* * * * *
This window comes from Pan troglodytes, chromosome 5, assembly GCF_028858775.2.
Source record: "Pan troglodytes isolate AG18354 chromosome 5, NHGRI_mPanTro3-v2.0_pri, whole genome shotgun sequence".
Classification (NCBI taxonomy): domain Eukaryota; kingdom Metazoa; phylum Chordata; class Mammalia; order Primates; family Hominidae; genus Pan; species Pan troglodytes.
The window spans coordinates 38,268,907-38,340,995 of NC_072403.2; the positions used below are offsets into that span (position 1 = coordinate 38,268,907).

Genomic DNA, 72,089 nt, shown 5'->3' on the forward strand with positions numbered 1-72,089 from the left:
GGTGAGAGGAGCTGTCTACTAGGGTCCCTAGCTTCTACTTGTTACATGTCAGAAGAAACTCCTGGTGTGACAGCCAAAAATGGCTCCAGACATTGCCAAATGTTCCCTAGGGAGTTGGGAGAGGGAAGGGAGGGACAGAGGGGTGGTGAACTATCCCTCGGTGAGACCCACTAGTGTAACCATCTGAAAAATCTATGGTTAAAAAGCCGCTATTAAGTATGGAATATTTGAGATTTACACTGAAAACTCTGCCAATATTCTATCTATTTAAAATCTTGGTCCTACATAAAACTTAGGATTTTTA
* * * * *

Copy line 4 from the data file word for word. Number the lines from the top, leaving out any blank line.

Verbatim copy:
The window spans coordinates 38,268,907-38,340,995 of NC_072403.2; the positions used below are offsets into that span (position 1 = coordinate 38,268,907).